Ken Scotland was a player ahead of his time. JPR Williams and Andy Irvine may be the first names that spring to mind on the subject of attacking Lions full-backs, but the art they perfected was the one pioneered by Scotland two decades earlier.
The Scottish international was not only the reliable sheet anchor of that remarkable Lions backline of 1959 , he also offered it yet another unpredictable option in attack.
Scotland , who turned 23 on tour, had a peerless sense of both the timing of his incursions into the three-quarter line and the pace at which to make them. A smooth change of gear enabled him to glide deceptively through the gaps he spotted ahead of him while assessing the options available around him.
He scored 12 tries in the 22 appearances that made him the second most-played Lion on the tour, including a hat-trick in the opening match against Hawke's Bay and a spectacular solo effort that won the game against Thames Valley-Bay of Plenty.
The New Zealand Rugby Almanac rated him the Lion "most likely to win a match for his side" and named him as one of its five players of the year, alongside fellow tourists Bev Risman, Rhys Williams and Terry Davies.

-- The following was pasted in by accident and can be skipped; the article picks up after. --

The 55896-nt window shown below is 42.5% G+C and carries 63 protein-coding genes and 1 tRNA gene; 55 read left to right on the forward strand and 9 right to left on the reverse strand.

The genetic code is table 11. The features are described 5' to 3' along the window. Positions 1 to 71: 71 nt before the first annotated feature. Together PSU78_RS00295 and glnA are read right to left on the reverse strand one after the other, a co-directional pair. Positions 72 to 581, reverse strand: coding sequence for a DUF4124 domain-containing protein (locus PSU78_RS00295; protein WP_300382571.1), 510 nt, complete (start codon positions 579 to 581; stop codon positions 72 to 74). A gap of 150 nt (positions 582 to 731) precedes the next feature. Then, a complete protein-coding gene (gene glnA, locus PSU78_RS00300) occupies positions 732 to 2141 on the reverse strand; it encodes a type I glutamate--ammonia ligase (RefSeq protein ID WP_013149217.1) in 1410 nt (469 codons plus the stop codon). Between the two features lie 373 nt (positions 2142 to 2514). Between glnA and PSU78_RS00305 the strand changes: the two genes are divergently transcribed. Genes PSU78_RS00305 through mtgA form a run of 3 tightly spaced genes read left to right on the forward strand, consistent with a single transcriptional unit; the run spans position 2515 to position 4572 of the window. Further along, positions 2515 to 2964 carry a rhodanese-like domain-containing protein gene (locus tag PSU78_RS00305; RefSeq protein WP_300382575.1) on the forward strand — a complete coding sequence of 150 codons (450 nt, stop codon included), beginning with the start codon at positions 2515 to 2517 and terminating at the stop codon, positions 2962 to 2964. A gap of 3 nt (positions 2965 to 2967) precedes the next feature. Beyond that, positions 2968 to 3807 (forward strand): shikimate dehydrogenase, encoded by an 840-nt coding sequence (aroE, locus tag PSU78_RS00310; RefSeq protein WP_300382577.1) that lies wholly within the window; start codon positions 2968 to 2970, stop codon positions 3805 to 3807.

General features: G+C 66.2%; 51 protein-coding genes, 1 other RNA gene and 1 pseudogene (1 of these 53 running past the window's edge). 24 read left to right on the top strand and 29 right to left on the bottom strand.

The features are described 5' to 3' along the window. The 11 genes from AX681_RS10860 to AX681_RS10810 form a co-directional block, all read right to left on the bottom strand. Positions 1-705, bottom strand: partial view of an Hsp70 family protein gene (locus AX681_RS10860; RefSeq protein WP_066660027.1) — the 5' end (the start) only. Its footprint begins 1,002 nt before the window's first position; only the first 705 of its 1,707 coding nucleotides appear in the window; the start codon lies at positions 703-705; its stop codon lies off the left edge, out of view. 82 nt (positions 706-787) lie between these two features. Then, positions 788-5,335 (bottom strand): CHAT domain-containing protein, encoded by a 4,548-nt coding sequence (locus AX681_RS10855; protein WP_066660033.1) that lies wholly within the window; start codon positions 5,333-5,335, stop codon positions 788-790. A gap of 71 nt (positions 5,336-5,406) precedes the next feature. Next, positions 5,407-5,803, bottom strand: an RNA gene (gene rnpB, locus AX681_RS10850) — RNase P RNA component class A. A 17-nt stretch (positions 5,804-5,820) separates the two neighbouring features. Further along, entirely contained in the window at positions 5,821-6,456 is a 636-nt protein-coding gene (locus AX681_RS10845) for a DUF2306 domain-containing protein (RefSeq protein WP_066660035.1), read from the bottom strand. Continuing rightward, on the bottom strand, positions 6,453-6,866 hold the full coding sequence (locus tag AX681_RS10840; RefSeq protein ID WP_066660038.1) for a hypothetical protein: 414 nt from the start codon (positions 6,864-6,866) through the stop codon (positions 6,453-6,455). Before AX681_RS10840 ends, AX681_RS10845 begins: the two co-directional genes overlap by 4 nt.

As well as being the supreme counter-attacker of his age, Scotland was a pioneer in other areas of his game, particularly in the range of kicking methods he had at his disposal. Apart from having mastered the art of applying a torpedo screw to his punting from hand, he was also one of the first players to employ the round-the-corner style of place-kicking that became standard in the modern game.
Scotland was one of the Lions' most versatile performers too. A Scottish cricket international, he also turned out on the 1959 tour as a centre, stand-off and scrum-half, appearing in the midfield in the victorious final Test.